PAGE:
Texas abortion ban may have contributed to births of nearly 10K babies

Senate Bill 8, also known as the Heartbeat Act, bans abortions after cardiac activity in a fetus can be detected.
A pregnant woman receives an ultrasound.
Posted at 10:55 AM, Jul 03, 2023
and last updated 2023-07-18 04:49:08-04

A Texas law that bans abortion after about six weeks of pregnancy is apparently having an effect on birth rates in the state. 

Researchers from Johns Hopkins University estimate the law, which took effect in 2021, was associated with at least 9,799 births in 2022.

To come to their conclusion, researchers looked at estimated births and observed births from April to December 2022. In every month, there were more births than estimated. 

"Although there was an increase in abortions provided to Texans out of the state and requests for medication abortion pills obtained outside the formal health care system, results suggest not everyone who might have received an abortion in the absence of SB8 was able to obtain one," the study says.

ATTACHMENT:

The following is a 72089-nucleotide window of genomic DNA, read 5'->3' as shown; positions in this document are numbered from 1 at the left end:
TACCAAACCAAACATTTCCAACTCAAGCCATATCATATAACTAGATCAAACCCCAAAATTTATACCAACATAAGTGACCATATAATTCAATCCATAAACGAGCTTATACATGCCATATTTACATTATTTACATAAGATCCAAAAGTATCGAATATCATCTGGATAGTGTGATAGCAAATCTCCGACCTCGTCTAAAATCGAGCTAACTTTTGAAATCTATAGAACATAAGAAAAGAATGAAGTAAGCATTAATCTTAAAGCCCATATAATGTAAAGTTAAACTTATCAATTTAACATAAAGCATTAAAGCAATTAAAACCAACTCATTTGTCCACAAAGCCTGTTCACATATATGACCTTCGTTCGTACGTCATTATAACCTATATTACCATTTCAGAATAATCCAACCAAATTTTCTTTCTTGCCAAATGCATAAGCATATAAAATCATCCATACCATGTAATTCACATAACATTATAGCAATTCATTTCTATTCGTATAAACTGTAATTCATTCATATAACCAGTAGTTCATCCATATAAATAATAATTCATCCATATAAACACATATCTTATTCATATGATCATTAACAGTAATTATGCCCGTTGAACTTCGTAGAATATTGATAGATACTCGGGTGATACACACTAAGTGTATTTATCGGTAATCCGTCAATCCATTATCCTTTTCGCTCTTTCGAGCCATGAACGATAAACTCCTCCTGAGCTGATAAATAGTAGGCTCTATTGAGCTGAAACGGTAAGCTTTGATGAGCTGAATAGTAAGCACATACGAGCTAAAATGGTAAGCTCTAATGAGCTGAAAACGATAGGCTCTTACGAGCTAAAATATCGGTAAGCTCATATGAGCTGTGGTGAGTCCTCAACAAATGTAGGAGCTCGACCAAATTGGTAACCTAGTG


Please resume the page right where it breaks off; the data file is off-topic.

December 2022 had the highest recorded births compared to the estimate. The study notes that 32,912 births were estimated and 34,586 babies were actually born. That's an increase of 5%. 

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Senate Bill 8, also known as the Heartbeat Act, was signed in May 2021. 

The Texas attorney general said abortions in the state fell by 60% in the first month after the law took effect. The law bans abortions after cardiac activity in a fetus can be detected. Health officials say that can happen as early as six weeks into a pregnancy, which critics contend is before many women even know they are pregnant. 

Under the law, members of the public can sue people who facilitate or perform an abortion after cardiac activity is detected for at least $10,000. 

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